Promoting Financial Literacy: The ASFIP Example
More than five years ago, members of the Atlanta Society of Finance and Investment Professionals (ASFIP) were looking for ways to leverage their financial expertise to help serve their community.
The question was where to direct their resources.
The answer was hiding in plain sight. Their state, Georgia, was then and is now among the fastest growing in the nation in terms of gross domestic product. But beyond the raw numbers, there was and still is cause for concern.
The state ranks second in the country in personal bankruptcies. While 10% of US workers with 401(k)s borrow against them, in Georgia that rate is 15%. Across the nation, 9% of workers access pricey cash advances called payday loans. In Georgia, the rate is 16%. Luxury auto purchases are another red flag: In Georgia, the average salary of someone buying a $40,000-plus automobile was $58,000. In Ohio, by contrast, it was $105,000.
The ASFIP members could see these statistics play out. They could see that the toll of bad financial decisions wasn’t limited to the individual decision maker, but reverberated across the whole community. They also recognized they had the tools and expertise to not only diagnose the problem — a major deficit in financial literacy — but to help address it. Countering that financial literacy deficit would become the mission of the ASFIP Foundation.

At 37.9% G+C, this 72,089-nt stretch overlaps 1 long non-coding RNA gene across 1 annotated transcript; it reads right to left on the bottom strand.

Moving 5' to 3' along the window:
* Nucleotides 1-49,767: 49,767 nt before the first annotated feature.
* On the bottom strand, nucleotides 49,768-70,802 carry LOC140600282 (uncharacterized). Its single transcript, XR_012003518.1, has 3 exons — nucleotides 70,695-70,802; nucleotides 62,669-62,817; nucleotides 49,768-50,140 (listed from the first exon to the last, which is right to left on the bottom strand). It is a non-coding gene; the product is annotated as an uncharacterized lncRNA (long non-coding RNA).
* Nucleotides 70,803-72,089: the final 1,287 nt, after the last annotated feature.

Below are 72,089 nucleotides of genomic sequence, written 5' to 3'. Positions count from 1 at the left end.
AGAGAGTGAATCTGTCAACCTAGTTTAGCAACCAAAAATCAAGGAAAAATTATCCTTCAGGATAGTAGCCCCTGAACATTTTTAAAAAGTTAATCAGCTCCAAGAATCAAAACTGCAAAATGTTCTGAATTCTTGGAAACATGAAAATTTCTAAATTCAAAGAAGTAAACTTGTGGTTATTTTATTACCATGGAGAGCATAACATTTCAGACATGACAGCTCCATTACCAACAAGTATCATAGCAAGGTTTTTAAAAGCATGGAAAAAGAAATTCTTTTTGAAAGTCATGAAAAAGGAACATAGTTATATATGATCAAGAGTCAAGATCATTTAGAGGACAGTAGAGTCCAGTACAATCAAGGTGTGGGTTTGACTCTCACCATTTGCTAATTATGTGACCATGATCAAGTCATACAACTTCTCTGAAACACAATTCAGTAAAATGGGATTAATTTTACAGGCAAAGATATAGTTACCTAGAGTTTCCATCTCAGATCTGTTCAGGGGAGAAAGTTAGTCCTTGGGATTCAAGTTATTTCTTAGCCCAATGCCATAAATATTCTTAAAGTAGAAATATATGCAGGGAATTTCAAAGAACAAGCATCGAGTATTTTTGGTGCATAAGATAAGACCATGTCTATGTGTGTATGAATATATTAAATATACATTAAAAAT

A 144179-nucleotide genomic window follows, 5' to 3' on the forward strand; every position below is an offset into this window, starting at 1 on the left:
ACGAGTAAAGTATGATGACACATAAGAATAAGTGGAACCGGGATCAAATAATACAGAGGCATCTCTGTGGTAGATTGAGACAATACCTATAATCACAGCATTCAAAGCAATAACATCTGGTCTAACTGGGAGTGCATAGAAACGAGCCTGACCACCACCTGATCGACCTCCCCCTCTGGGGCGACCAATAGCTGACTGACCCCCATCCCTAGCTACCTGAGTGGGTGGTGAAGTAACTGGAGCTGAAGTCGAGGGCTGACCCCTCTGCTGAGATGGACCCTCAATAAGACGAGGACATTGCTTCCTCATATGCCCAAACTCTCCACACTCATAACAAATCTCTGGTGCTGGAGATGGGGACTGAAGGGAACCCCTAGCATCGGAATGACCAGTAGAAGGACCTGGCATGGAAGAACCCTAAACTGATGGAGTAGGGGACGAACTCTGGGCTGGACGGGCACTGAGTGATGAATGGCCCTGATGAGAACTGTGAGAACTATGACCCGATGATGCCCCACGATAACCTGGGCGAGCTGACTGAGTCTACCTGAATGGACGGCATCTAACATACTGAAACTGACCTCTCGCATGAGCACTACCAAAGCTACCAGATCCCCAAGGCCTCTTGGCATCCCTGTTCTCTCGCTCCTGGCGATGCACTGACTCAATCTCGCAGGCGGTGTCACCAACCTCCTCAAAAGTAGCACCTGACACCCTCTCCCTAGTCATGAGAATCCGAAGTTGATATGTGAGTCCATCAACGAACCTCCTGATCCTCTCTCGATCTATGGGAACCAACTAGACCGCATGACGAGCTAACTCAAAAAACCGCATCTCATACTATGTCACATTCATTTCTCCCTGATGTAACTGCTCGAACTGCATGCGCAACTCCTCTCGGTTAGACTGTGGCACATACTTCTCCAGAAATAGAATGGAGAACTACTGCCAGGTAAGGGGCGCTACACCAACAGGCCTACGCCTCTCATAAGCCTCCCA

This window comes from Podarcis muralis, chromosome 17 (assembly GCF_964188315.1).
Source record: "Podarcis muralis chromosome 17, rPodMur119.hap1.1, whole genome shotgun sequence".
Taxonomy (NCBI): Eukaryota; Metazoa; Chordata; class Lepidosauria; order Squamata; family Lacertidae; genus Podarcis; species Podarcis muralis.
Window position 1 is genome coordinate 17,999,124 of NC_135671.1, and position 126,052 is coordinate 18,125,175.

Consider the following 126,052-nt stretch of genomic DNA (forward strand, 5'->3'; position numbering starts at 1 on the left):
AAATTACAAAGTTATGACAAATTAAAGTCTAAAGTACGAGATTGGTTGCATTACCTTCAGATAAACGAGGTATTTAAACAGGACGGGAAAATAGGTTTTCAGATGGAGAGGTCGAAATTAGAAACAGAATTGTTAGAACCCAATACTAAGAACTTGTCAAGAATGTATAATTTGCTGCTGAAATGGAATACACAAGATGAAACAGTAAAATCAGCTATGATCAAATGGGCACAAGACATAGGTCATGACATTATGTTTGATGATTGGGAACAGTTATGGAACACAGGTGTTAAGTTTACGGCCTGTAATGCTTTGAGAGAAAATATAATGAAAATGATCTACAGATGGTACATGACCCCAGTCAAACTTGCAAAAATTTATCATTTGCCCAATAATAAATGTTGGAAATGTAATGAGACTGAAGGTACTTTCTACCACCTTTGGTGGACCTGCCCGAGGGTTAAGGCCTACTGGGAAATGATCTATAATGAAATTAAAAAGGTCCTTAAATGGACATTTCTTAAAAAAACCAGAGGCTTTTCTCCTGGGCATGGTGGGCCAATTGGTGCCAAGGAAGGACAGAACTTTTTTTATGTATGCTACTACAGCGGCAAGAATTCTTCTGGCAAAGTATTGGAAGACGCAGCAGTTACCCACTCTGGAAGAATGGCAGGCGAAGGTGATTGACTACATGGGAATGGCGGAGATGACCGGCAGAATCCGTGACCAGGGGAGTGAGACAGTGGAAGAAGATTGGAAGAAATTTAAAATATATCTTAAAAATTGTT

For some insight on the ASFIP Foundation and what it is doing to promote financial literacy in the greater Atlanta community and beyond, I interviewed Dustin S. Martin, CPA, CFA, who serves on the foundation’s board of trustees.
CFA Institute: What inspired ASFIP’s focus on financial literacy?
Dustin S. Martin, CPA, CFA: Over five years ago, ASFIP identified financial literacy within our local community as an important objective to impact as well as serve society as a whole. At times, our profession pays too much attention to the perception of excess returns versus the simple rules of compounding from savings and reinvestment — the basic tenets of finance. The financial returns from knowledge transfer of financial literacy at an early age and then the application provides significant benefits to your life.
The ASFIP Foundation was created to focus on these objectives. We believe young adults and college students are at a critical point as they start to make life-long investment decisions. Giving them a “booster shot” of financial education can help immunize them against making early mistakes and falling behind.
What does that booster shot consist of? What are its components?
Our four principles are:
Our logo is a frame with four different colored edges. So we think of these principles as the four corners that help you “frame” your financial well-being. In order for your financial life to start well, there needs to be balance among your short-, medium-, and long-term goals. Each of the principles has three concepts that are applied to help you achieve it. Invest in You, for example, is built on three components: Education, Health, and Contentment.